Fewer Americans Identify as Middle Class in Recent Years
Wednesday, May 6th, 2015
Americans are considerably less likely now than they were in 2008 and years prior to identify themselves as middle class or upper-middle class, while the percentage putting themselves in the working or lower class has risen. Currently, 51% of Americans say they are middle class or upper-middle class, while 48% say they are lower class or working class. In multiple surveys conducted from 2000 through 2008, an average of more than 60% of Americans identified as middle or upper-middle class.
Gallup began asking this five-part social class question in 2000. In that year, and at several points since, a high of 63% of Americans identified as either upper-middle or middle class. The average percentage placing themselves in the two middle-class categories between 2000 and 2008 was 61%.
Gallup didn't ask the question between 2009 and 2011, but in 2012 and again this year, the combined middle-class percentage dropped significantly, to 50% and 51%, respectively. On the other hand, the percentage of Americans identifying as working and lower class rose to 47% and 48%, up from a low of 33% in 2000.
There are many ways researchers measure subjective social class. This particular question gives Americans five categories from which to choose. Just 1% of Americans say they are upper class, with the rest spread out in Gallup's April 9-12 survey across upper-middle (13%), middle (38%), working (33%) and lower (15%) class categories. The detailed trends are displayed at the end of this article. Questions which ask respondents to choose only between upper, middle and lower class categories find a larger percentage in the middle-class category than is the case with the five-category measure.
Across all major demographic and political subgroups, identification as middle class or upper-middle class has declined since 2008. In particular, the drop in middle-/upper-middle-class identification by income category has been fairly consistent, between five and nine percentage points in each income group. Overall, even as middle-class identification has dropped across the board, Americans' views of their social class have remained closely tied to their income, as would be expected.
Middle-class identification among those with college degrees has dropped less than it has among those with less education, and older and younger Americans have seen less change in their identification with the middle or upper-middle class than Americans between the ages of 30 and 64. Republicans are more likely to identify as middle class than Democrats, but both groups have seen roughly even drops in identification with the middle class across time.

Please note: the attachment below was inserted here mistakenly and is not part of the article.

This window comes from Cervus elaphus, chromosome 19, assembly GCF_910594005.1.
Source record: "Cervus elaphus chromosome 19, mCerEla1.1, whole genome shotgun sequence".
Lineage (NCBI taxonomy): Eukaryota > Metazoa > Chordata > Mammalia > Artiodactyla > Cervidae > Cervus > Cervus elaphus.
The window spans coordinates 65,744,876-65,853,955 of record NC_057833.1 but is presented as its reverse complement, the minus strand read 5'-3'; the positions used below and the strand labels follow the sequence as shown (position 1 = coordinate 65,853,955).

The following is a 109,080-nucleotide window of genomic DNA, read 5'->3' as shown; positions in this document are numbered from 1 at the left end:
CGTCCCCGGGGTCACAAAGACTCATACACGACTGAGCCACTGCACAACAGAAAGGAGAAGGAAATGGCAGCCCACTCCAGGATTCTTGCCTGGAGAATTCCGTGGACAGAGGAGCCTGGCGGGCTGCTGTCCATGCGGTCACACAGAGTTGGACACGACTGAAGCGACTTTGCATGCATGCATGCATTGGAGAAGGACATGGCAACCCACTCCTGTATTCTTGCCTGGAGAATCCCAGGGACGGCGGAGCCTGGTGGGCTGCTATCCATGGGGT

Americans have become less likely to identify as middle class since 2008 and earlier years. One possible explanation focuses on changes in the job market. A big downshift in middle-class identification is found among those with less than a college education, suggesting that increasingly fewer "middle-class" jobs may be available for those without college educations. Further, middle-class identification dropped the most among Americans in their middle-age years, showing that the shifting economy and job market may be most likely to affect the class perceptions of those who are more anchored in their careers, rather than those just starting out or those who are at or near retirement. Similar changes among Republicans and Democrats suggest that politics has not been a major factor in the shift in self-identified class labels.
The percentage identifying as middle or upper-middle class was almost the same in 2012 as it is in 2015, even though the economy, at least as perceived by the public, is in much better shape now than it was in 2012. This could suggest that Americans have shifted into a "new normal" way of looking at their class standing, with the Great Recession having convinced a number of Americans that they are not now, nor are they going to be, middle class -- but rather are firmly ensconced in either the working or lower class.
The term "middle class" still resonates with politicians, many of whom are certainly not hesitant to use it to describe those voters their policies are designed to benefit. An exception, however, has been newly announced presidential candidate Hillary Clinton. In her announcement video, she used the term "everyday Americans" to describe her target market, eschewing, at least for the moment, the term middle class. As she proclaims on the front page of her campaign webpage: "Everyday Americans need a champion. I want to be that champion." Perhaps Clinton and her strategists are aware that fewer Americans these days see themselves as middle class, prompting the use of more inclusive terminology in their campaign rhetoric.